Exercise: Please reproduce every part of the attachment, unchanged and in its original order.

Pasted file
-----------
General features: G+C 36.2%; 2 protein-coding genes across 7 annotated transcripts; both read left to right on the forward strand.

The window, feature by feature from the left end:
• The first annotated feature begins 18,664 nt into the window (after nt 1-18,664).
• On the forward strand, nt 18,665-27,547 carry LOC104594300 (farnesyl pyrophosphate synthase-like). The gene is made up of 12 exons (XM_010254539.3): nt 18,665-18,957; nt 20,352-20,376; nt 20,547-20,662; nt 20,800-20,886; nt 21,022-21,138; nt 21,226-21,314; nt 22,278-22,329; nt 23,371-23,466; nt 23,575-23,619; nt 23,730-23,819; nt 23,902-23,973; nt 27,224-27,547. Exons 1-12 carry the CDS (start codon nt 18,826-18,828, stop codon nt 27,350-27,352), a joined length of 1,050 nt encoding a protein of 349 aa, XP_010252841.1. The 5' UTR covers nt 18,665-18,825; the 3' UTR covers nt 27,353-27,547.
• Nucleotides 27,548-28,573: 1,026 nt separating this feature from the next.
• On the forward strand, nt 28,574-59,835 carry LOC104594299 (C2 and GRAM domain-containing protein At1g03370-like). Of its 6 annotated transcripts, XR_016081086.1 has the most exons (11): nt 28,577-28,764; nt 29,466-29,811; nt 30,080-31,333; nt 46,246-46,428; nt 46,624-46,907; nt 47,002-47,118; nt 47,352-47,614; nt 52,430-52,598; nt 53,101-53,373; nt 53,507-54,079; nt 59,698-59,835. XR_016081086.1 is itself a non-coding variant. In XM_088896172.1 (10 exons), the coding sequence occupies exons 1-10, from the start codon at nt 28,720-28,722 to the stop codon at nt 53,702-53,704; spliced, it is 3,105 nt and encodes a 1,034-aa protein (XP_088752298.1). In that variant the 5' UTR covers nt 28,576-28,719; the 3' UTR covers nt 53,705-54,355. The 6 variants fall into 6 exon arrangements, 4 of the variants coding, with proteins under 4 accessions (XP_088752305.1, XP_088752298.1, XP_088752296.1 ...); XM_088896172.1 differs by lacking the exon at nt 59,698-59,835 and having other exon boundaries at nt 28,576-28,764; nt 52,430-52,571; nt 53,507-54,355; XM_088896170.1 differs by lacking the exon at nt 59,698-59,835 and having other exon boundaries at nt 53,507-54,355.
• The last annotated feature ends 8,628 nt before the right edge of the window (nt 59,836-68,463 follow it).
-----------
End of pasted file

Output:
General features: G+C 36.2%; 2 protein-coding genes across 7 annotated transcripts; both read left to right on the forward strand.

The window, feature by feature from the left end:
• The first annotated feature begins 18,664 nt into the window (after nt 1-18,664).
• On the forward strand, nt 18,665-27,547 carry LOC104594300 (farnesyl pyrophosphate synthase-like). The gene is made up of 12 exons (XM_010254539.3): nt 18,665-18,957; nt 20,352-20,376; nt 20,547-20,662; nt 20,800-20,886; nt 21,022-21,138; nt 21,226-21,314; nt 22,278-22,329; nt 23,371-23,466; nt 23,575-23,619; nt 23,730-23,819; nt 23,902-23,973; nt 27,224-27,547. Exons 1-12 carry the CDS (start codon nt 18,826-18,828, stop codon nt 27,350-27,352), a joined length of 1,050 nt encoding a protein of 349 aa, XP_010252841.1. The 5' UTR covers nt 18,665-18,825; the 3' UTR covers nt 27,353-27,547.
• Nucleotides 27,548-28,573: 1,026 nt separating this feature from the next.
• On the forward strand, nt 28,574-59,835 carry LOC104594299 (C2 and GRAM domain-containing protein At1g03370-like). Of its 6 annotated transcripts, XR_016081086.1 has the most exons (11): nt 28,577-28,764; nt 29,466-29,811; nt 30,080-31,333; nt 46,246-46,428; nt 46,624-46,907; nt 47,002-47,118; nt 47,352-47,614; nt 52,430-52,598; nt 53,101-53,373; nt 53,507-54,079; nt 59,698-59,835. XR_016081086.1 is itself a non-coding variant. In XM_088896172.1 (10 exons), the coding sequence occupies exons 1-10, from the start codon at nt 28,720-28,722 to the stop codon at nt 53,702-53,704; spliced, it is 3,105 nt and encodes a 1,034-aa protein (XP_088752298.1). In that variant the 5' UTR covers nt 28,576-28,719; the 3' UTR covers nt 53,705-54,355. The 6 variants fall into 6 exon arrangements, 4 of the variants coding, with proteins under 4 accessions (XP_088752305.1, XP_088752298.1, XP_088752296.1 ...); XM_088896172.1 differs by lacking the exon at nt 59,698-59,835 and having other exon boundaries at nt 28,576-28,764; nt 52,430-52,571; nt 53,507-54,355; XM_088896170.1 differs by lacking the exon at nt 59,698-59,835 and having other exon boundaries at nt 53,507-54,355.
• The last annotated feature ends 8,628 nt before the right edge of the window (nt 59,836-68,463 follow it).